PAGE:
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text and 17, likewise, of the German translation, second paragraph before the end:
"Paragraph 6: The forced labor recruitment of constituted groups:
"Finally, a last procedure employed by the Germans on a number of occasions during the whole course of the occupation, for direct forced labor as well as for indirect forced labor: the 'requisition! of constituted groups already trained and disciplined and consequently an excellent contribution. "(a) Indo-Chinese labor (M.O.I.): This formation of colonial workers had been intended from the beginning of hostilities to satisfy the needs of French industry in unskilled labor. Under the control of officers and noncommissioned officers of the French Army, who became civilian officials after the month of July 1940, Indo-Chinese labor was, from 1945 on, compelled to do partial forced labor, directly as well as indirectly."
I skip the table on Page 18 and I read:
"(b) North African labor: Between 17 August and 6 November 1942 the home country received two contingents of workers from North Africa; one composed of 5,560 Algerians, the other of 1,825 Moroccans. These workers were immediately compelled to do direct forced labor, which brought the number of North African workers enrolled in the Todt Organization to 17,582.
"(c) Foreign labor: The law of 11 July 1938, concerning the organization of the nation in time of war, provided for the cases of foreigners living in France, obliging them to render service. Under French officers and noncommissioned officers who by the law of 9 October 1940 had assumed the status of civil servants, foreign labor was progressively subjected by the Germans to direct forced labor." I skip the table and I read:
"(d) Youth workyards: On 29 January 1943 the labor staff of the German Armistice Commission in-Paris made known that the Commander-in-Chief 'West' was examining whether and in what ways the formations of French labor might be called upon for the accomplishment of tasks important for both countries. There followed partial recruiting and demands for young people from the workyards for direct labor."
Similar requisitions took place in all the other territories of Western Europe. These requisitions were illegal. They were carried out by virtue of Article 52 of the Appendix to the fourth Hague Convention. In reality they systematically violated the letter and the spirit of the text of this international law.
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What does Article 52 of the Appendix to the fourth Hague Convention say? It is worded as follows:
"Requisitions in kind and services shall not be demanded from municipalities or inhabitants except for the needs of the army of occupation. They shall be in proportion to the resources of the country and be of such a nature that they do not imply for the populations the obligation to take part in war operations against their country. Such requisitions and services shall be demanded only on the authority of the commander of the area occupied."
The terms in which Article 52 authorizes the requisition of services by an army of occupation are expressly formulated. These terms are four in number:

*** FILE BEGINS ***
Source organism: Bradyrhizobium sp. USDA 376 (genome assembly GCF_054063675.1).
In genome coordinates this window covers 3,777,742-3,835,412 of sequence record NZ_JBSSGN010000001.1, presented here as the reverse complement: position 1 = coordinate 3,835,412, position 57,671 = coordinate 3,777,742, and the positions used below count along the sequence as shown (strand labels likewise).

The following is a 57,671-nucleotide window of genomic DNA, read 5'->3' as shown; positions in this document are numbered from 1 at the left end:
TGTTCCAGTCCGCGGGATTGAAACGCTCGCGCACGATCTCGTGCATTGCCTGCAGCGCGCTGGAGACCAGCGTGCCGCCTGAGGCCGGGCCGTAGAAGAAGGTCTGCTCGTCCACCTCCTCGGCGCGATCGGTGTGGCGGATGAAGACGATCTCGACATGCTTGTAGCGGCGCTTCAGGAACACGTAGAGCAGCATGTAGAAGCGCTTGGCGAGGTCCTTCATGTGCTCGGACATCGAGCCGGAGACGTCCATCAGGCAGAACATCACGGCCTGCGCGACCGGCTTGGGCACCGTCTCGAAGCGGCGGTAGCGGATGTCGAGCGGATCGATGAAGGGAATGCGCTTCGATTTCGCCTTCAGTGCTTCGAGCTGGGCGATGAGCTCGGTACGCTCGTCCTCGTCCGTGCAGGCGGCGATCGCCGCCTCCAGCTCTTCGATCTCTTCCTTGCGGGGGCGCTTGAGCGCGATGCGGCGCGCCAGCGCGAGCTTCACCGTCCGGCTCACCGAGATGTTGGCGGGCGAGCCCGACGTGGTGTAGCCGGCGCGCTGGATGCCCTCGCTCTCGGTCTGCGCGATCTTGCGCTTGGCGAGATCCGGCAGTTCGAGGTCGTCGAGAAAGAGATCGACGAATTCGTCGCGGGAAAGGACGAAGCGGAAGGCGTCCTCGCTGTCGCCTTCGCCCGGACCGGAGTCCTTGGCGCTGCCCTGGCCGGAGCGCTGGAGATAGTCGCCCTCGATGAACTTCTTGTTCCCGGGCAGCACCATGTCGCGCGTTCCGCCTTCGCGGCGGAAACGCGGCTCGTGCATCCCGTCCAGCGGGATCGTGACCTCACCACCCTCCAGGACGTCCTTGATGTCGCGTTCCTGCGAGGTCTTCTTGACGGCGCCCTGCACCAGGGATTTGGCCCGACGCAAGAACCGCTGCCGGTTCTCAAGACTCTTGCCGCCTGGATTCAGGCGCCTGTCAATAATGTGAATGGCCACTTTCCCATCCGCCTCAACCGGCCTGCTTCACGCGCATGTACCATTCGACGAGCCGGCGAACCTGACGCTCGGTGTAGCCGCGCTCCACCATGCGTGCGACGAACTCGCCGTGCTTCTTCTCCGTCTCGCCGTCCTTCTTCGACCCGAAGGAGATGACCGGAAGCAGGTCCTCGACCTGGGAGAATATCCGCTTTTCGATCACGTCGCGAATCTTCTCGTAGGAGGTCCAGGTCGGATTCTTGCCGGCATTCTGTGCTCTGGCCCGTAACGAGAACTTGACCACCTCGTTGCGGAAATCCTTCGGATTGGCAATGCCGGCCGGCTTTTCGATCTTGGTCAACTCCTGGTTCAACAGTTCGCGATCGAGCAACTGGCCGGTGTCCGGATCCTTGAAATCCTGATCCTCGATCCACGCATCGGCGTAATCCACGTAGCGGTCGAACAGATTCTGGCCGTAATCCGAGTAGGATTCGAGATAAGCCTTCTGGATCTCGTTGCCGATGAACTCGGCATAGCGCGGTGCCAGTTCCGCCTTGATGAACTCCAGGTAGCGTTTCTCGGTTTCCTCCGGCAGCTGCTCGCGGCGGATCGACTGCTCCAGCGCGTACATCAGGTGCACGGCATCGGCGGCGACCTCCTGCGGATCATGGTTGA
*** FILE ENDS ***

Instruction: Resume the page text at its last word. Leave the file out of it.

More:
1. The rendering of services can be demanded only for the needs of the army of occupation. All requisitions made for the general economic needs of the occupying power are thus forbidden.
2. Services demanded by way of requisition must not entail an obligation to take part in military operations against the country of those rendering them. The rendering of any service exacted in the interests of the war economy of the occupying power, all guard duties, or exercise of military control are for bidden.
3. Services rendered in a given area must be in proportion to its economic resources, the development of which must not be hampered. It follows that any requisitioning of labor is contrary to international law if it results in the impeding or prevention of the normal utilization of the riches of the occupied country.
4. Finally, labor requisitions must, under the provisions of the second paragraph of Article 52, be carried out in the area of the locality under the administration of the occupation authority who has signed the requisition order. The transfer of conscripted workers from one part of the occupied area to another and, even more, their deportation to the country of the occupied power, are prohibited.
Labor requisitions exacted by German civilian and military authorities in the occupied areas did not honor the spirit of Article 52. They were carried out to satisfy either the needs of German economy or even the needs of the military strategy of the enemy forces. They deliberately refused to acknowledge the need of ensuring facilities for a reasonable utilization of local resources. They finally took the form of migration of workers. The case of those workers who were conscripted from all countries of Western Europe and formed an integral part of the Todt Organization, to help in building the system of fortifications known under the name of the "Atlantic Wall," may be taken as a typical example.
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This violation of international agreements is a flagrant one; it called forth repeated protests from General Doyen, Delegate of the French authorities at the German Armistice Commission. I ask the Tribunal to accept as evidence the letter of General Doyen, dated 25 May 1941. This letter constitutes Document F-283 and it is placed before the Tribunal as Exhibit Number RF-23, I read:
"Wiesbaden, 25 May 1941. General de Corps d'Armee Doyen, President of the French Delegation at the German Armistice Commission, to General of Artillery Vogl, President of the German Armistice Commission.